ReviewTV

A More Modern Look Into The Life of Gay Men in HBO's “Looking”

Adam Reynoso ’15 / Emertainment Monthly Staff

Frankie J. Alvarez, Jonathan Groff and Murray Bartlett in Looking. Photo Courtesy of HBO.
Frankie J. Alvarez, Jonathan Groff and Murray Bartlett in Looking. Photo Courtesy of HBO.

Initially what was known about HBO’s new series, Looking, was that it would offer insight into the lives of three gay men in San Francisco and Jonathan Groff from Frozen, Glee, and Broadway’s Spring Awakening would portray one of the three leads.

Just hearing that already generates a lot of buzz around the pilot. What makes the show more enticing is the fact that the director of the beautiful 2011 film Weekend, Andrew Haigh, is part of the program as well. Having seen the film, it’s safe to say the show has a lot of promise before even seeing the pilot.

The first three episodes do a good job of showing the character development in each of the three leads. Groff’s character Patrick represents the average guy. He’s a video game developer who wants to prove to his friends (and sometimes himself) that he can be a part of the casual fling scene. By episode three, it seems like Patrick could be trapped in a formulaic “looking for the wrong thing” with his potential suitors, but instead, Patrick decides he wants to focus on becoming the best version of himself and concentrate on his job instead. The final line from his new boss sums it up best: “Commitment looks good on you.”

Jonathan Groff and Raúl Castillo in Looking. Photo Credit: John P Johnson.
Jonathan Groff and Raúl Castillo in Looking. Photo Credit: John P Johnson.

Dom (Murray Bartlett) is on another side of the spectrum. In his arc on the first batch of episodes, he’s getting the closure needed from an ex and deciding to move on with his life. He’s also the oldest of the group, introducing the aspect of the gay community within older guys. He’s seen using Grindr and having various encounters with younger men. One of the best parts about Dom’s story is his relationship with his roommate, Doris (Lauren Weedman). She offers more insight into Dom’s character and past, as well as some hilarious commentary about his love life.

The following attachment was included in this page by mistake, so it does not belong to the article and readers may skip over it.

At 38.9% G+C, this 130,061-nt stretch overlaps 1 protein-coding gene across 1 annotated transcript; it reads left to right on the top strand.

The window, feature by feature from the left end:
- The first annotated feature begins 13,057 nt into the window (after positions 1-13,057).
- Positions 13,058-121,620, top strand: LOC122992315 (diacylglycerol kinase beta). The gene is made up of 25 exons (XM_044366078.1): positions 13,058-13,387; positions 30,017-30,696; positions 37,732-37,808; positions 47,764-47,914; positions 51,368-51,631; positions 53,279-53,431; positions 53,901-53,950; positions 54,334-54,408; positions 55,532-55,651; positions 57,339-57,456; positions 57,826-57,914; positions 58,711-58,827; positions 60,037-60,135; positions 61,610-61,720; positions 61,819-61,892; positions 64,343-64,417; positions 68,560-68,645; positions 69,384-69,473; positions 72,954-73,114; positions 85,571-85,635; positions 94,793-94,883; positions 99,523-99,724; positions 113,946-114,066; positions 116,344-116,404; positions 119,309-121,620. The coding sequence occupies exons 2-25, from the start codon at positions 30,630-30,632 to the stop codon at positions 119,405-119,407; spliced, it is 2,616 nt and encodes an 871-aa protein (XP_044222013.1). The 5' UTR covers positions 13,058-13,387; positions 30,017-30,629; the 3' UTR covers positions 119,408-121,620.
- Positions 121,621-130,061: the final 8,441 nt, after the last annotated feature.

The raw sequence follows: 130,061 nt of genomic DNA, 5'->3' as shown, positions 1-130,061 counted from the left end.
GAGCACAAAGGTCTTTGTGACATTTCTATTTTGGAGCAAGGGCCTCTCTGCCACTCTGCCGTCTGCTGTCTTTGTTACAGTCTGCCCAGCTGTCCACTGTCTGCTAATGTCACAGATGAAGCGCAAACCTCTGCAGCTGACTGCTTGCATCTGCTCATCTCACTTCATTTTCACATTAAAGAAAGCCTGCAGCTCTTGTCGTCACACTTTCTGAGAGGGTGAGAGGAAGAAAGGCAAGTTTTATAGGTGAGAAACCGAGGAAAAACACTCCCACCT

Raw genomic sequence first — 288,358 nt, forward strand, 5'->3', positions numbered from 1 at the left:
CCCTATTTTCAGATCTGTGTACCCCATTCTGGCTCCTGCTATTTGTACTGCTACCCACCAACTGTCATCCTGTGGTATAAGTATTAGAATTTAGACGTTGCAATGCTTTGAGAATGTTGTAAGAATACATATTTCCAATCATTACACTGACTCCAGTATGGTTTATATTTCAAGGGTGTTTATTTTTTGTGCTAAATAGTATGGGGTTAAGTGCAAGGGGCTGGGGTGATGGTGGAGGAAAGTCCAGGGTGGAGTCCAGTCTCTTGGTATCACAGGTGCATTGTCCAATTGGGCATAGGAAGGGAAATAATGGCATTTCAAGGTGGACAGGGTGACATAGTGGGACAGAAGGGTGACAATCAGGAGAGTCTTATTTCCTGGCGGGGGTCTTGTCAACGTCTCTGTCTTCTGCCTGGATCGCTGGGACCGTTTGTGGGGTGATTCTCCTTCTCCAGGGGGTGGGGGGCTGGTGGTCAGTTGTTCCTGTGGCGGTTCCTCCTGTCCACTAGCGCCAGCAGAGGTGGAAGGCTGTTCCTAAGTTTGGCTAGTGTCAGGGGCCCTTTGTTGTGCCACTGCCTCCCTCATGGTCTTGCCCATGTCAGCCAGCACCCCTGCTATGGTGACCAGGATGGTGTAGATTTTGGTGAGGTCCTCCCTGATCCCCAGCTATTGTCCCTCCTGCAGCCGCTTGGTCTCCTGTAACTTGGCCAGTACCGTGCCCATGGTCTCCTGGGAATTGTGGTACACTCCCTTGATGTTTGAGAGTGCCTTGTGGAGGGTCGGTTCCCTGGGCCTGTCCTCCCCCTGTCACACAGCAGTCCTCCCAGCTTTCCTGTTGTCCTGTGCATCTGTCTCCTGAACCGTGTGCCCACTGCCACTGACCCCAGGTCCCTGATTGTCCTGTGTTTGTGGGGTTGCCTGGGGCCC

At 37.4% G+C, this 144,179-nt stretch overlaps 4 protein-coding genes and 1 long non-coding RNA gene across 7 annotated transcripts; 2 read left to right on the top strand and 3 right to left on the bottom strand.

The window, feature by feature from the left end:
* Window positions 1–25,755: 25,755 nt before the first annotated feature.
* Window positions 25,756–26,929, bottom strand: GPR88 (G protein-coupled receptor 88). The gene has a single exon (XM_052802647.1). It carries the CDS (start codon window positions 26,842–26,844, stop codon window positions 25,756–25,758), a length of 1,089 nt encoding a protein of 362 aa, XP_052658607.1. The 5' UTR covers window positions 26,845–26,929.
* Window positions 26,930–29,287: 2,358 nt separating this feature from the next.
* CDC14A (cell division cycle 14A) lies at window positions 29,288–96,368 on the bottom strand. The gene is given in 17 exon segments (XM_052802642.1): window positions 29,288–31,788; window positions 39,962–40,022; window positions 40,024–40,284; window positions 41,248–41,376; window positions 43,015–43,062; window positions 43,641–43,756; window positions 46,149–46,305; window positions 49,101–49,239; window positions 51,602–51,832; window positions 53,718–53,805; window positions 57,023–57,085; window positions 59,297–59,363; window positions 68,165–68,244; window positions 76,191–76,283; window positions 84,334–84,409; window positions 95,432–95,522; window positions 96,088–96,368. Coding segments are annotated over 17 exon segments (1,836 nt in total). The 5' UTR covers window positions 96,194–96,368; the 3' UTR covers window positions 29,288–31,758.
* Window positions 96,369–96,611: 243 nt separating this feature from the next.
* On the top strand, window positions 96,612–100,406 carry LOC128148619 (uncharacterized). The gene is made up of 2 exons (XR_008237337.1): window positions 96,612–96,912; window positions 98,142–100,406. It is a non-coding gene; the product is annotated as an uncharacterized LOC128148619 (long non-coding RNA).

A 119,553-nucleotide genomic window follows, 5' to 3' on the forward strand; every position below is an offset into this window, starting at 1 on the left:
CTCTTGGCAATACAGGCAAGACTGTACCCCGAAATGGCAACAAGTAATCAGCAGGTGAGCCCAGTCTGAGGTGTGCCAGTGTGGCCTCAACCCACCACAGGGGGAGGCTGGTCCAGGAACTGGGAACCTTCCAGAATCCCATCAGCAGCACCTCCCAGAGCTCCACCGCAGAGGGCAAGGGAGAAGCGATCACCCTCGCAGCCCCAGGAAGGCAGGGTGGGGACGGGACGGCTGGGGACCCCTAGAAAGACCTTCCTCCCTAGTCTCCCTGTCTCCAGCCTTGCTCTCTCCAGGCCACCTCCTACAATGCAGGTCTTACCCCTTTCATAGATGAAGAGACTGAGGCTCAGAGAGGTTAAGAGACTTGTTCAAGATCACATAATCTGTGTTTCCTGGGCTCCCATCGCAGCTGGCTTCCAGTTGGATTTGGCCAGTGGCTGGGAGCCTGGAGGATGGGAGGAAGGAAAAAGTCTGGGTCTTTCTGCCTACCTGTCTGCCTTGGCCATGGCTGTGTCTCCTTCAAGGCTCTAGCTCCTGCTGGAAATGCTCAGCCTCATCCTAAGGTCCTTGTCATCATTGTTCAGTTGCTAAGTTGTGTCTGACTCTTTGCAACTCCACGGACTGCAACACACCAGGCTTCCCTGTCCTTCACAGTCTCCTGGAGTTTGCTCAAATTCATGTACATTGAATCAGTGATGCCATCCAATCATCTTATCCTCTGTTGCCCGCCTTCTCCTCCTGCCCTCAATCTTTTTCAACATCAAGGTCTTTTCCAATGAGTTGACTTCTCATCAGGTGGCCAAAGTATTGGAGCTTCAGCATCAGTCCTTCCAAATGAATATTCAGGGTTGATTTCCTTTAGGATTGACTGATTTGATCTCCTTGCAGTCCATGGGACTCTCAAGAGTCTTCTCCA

And then there’s Agustín, also known as Gus (Frankie J. Alvarez). In this batch of episodes, his story has definitely been the weakest. His character is in a relationship that may or not be open, and he’s just moved in with his boyfriend. As of the end of episode three, his character feels like every other artists’ story. However, if the show continues on with a potential “sex worker” storyline teased in the latest episode, Gus’s story has the potential to become a lot juicier.

The cinematography does a good job of adding a dream-like feel to the show. The setting of San Francisco also really seems to fit the show and help separate it from similar shows like Queer as Folk or even HBO’s other show, Girls.

So far, Looking is proving to be a more modern take on the ins and outs of today’s gay man’s world, specifically with the use of Grindr and OkCupid in the show. It’s off to a pretty strong start and has the potential to grow into something more.  

Overall Rating (Ep. 1-3): B

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